Steve came home hours later, and we cuddled on the couch together to watch an episode of “Are You Being Served?” to which I paid no attention. The sound of Audrey crying jumped me from my comfy position, and I burst into her room to find her standing in her closet – throwing up. Oh God! I grabbed her shoulders and guided her through the living room to the restroom as she threw up across the rug and the linoleum and then into the toilet again and again. My gag reflex went into overdrive, and I rubbed her back all the while wishing that the Swine had gotten this instead, since he probably gave her the blasted bug. I can’t remember when was the last time Audrey puked. Neither of us really knew what to do. She left strings of bile hanging from her mouth rather than spitting it out, and I was trying to comfort her without getting any on me, cause YUCK, and then I realized, I’m the mom, I’m supposed to get sick on me. So yeah, I smelled like puke, she smelled like puke, the bathroom, living room, kitchen and her room smelled like puke. I then ran screaming from the house vowing never to return until the putrid scent was gone, gone, gone. Either that or I drew Audrey a hot bath and marveled as Steve set about cleaning up the trail of puke and the dumpage in the closet.
As he scrubbed away, I went up to him and supervised for a moment before feeling a wave of emotion. A tear welled up in my eye, as I watched him gag a little. This wasn’t his kid, and yet there he was scraping up half-digested peanut butter and jelly. And then? He drove to the store to pick up some Febreeze even though he’d worked until 8, gotten home at 9, and was really, really tired. He totally wins. What I don’t know, but he definitely wins it. And I win too, because oh he’s the best.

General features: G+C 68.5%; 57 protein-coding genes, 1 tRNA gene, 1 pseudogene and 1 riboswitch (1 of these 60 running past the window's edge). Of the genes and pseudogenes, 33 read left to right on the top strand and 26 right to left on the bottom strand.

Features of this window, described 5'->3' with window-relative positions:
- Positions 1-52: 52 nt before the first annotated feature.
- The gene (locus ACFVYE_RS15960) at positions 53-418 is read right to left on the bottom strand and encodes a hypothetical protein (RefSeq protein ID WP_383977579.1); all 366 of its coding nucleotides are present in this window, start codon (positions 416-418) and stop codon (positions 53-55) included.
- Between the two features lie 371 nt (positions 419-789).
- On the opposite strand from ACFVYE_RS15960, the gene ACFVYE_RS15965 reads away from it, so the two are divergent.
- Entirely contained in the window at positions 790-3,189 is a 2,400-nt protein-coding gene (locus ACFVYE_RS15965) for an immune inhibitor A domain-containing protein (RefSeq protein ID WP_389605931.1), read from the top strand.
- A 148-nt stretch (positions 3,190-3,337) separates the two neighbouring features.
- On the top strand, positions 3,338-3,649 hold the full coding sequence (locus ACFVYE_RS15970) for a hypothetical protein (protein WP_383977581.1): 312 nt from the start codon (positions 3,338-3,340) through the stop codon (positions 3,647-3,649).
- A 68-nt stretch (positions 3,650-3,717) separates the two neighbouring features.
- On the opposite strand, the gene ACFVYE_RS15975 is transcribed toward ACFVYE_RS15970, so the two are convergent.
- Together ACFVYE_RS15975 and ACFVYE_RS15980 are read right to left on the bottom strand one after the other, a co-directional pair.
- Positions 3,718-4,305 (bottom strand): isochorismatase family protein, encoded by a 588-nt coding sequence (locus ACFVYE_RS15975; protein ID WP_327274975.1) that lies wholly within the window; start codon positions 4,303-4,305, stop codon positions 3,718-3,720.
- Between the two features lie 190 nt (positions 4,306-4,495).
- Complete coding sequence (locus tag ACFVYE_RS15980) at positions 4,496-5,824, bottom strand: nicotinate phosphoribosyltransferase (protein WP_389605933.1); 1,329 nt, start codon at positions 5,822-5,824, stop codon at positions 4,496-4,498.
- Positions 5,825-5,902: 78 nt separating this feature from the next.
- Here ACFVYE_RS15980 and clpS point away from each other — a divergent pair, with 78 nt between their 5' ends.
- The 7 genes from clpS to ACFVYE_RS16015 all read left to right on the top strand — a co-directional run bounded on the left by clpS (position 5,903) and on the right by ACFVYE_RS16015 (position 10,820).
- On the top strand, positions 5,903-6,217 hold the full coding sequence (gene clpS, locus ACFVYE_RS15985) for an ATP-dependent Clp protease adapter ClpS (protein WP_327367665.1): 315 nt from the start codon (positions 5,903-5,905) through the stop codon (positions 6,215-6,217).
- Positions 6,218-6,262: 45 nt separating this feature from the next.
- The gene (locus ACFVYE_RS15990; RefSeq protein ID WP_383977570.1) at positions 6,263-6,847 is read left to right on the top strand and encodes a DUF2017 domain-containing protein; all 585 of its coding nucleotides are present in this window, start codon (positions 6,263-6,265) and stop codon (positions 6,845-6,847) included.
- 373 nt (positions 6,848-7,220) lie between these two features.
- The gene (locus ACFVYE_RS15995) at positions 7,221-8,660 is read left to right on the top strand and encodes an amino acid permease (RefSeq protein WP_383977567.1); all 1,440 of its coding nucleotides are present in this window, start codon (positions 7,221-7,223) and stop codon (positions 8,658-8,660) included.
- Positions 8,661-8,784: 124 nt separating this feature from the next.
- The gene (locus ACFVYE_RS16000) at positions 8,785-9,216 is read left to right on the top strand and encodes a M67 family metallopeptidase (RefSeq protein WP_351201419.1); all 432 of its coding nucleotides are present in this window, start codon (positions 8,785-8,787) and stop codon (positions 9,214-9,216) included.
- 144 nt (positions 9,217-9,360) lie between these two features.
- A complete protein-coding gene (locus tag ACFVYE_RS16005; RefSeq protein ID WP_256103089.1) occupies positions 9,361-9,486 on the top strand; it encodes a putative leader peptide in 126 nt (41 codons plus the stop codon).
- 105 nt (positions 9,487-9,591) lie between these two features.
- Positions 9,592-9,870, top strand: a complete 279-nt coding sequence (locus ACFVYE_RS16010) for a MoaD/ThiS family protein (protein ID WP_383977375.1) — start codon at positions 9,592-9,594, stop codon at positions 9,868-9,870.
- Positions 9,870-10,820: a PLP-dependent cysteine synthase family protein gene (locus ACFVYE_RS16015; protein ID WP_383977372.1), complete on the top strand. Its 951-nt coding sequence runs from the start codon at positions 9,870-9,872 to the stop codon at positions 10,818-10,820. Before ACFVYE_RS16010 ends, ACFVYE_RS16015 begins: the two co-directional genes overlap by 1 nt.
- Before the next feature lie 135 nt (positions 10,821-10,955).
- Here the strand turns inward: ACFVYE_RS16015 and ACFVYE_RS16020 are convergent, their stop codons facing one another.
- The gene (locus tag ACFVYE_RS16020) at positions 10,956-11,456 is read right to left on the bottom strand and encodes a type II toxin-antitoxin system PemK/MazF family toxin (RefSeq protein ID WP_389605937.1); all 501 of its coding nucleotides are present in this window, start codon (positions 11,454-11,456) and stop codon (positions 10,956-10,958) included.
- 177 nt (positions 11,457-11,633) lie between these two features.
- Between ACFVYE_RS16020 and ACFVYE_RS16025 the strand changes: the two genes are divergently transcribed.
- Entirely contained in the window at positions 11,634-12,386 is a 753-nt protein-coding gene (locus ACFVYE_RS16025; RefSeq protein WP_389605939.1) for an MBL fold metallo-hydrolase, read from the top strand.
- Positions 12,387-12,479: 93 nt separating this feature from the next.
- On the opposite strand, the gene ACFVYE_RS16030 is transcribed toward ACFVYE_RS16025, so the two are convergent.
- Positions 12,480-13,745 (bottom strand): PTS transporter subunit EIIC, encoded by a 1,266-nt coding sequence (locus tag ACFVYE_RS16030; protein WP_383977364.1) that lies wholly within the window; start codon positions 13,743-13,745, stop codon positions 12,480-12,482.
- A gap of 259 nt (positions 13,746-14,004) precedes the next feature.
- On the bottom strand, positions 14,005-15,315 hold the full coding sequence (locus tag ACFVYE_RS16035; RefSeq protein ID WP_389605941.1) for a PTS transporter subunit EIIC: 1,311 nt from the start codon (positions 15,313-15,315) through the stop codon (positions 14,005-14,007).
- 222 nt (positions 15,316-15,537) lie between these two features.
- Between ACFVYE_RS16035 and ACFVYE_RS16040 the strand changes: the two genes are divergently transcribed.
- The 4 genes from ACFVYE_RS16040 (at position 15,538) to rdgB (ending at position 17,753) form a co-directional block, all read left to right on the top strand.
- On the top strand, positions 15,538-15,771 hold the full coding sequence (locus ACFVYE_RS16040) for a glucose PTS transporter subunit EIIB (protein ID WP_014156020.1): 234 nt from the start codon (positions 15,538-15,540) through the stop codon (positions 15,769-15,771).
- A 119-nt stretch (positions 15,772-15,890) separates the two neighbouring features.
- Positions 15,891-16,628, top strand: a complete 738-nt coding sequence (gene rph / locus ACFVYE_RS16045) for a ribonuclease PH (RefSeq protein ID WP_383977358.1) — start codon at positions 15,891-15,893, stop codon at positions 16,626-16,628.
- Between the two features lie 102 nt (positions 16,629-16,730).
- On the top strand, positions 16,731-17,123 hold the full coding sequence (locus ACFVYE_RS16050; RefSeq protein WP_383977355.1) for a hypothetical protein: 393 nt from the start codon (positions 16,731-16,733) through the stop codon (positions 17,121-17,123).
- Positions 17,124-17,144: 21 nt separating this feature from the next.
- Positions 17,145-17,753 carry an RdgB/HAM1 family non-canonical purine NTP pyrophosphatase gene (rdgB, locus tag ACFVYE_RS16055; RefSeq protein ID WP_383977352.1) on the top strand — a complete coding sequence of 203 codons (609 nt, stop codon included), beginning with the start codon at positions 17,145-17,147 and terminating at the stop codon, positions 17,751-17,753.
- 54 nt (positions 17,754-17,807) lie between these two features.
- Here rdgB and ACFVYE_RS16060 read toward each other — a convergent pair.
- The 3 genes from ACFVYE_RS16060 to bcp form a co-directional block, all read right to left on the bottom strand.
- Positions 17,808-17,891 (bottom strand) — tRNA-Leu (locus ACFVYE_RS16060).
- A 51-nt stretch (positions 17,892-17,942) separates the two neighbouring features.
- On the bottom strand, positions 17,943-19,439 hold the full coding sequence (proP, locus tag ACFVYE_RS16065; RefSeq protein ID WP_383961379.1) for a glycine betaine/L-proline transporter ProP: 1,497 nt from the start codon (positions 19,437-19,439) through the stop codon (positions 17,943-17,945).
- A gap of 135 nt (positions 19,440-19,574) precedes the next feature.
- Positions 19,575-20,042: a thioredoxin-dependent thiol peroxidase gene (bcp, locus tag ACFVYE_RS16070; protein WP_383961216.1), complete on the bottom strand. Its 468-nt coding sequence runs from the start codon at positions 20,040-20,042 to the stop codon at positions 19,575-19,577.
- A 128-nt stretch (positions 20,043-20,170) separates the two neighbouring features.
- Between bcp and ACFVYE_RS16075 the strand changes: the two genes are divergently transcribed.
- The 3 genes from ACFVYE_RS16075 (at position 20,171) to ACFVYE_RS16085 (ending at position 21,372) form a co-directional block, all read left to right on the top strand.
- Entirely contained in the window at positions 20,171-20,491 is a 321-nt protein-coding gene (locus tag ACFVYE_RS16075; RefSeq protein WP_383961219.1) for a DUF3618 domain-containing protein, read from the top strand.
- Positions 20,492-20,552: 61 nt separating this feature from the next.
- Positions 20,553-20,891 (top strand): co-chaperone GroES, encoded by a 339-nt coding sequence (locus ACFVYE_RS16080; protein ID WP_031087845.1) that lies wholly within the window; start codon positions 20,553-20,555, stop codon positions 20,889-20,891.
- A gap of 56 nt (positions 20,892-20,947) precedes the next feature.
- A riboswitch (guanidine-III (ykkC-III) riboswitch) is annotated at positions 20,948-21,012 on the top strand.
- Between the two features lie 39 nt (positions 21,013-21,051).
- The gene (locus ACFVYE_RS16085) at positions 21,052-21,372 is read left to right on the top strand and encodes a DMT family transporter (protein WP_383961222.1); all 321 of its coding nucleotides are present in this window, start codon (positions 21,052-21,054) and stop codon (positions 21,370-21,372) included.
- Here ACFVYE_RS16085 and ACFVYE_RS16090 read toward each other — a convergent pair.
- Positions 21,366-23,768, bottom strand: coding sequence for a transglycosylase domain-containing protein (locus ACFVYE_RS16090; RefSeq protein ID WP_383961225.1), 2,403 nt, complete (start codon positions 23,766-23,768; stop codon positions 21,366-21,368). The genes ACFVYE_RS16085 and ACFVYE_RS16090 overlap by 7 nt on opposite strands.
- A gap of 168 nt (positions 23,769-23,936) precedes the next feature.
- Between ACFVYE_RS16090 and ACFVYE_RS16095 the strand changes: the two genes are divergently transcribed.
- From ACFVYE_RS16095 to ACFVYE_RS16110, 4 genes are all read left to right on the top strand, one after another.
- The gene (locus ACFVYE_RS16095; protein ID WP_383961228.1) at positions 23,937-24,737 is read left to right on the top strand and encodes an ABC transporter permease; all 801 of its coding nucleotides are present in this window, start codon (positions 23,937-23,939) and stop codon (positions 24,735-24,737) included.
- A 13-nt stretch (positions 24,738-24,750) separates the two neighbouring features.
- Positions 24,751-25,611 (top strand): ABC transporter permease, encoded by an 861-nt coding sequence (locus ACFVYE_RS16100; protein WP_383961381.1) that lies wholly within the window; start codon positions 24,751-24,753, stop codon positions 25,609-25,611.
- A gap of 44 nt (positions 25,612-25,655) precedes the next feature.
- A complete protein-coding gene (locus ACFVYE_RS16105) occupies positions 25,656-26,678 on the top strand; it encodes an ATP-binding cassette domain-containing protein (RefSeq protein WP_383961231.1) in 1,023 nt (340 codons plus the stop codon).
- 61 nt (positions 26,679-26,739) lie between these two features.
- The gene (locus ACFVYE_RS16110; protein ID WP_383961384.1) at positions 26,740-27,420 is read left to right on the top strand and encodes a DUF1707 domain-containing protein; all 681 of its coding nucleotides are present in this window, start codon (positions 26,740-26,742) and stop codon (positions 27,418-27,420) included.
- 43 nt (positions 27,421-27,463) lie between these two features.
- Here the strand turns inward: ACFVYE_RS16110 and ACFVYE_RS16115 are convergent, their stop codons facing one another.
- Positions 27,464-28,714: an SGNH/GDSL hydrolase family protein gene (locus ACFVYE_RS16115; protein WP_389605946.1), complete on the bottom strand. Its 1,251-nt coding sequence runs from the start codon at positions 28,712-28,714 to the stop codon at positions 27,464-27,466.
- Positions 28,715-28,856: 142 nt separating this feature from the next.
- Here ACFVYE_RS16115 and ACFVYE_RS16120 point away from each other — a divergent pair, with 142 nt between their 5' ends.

After Steve Febreezed the crap out of everything, Audrey got hugs and pampering before we tucked her back into bed with a bowl and the instructions not to use the closet as her puking grounds next time. But she had no recollection of puking into the closet. Seems she was sleep puking, and the closet just happened to be the place to do it. Hmmm. I think tonight I’ll go whisper to her sleeping self that sleep puking should only be done in approved bowls and toilets that’s an order.
This morning, I smelled puke, but not fresh puke, 6 hours old puke, and I groaned, and then I groaned again and again. Oh my stomach. Ugh. It was horrible. Audrey’s came out the mouth, mine didn’t. I haven’t decided which is worse. So Steve went to work and we sick girls did fun things like watch stuff on the DVR all day, Meet Me in St. Louis and the Little Women with Katherine Hepburn were on the menu.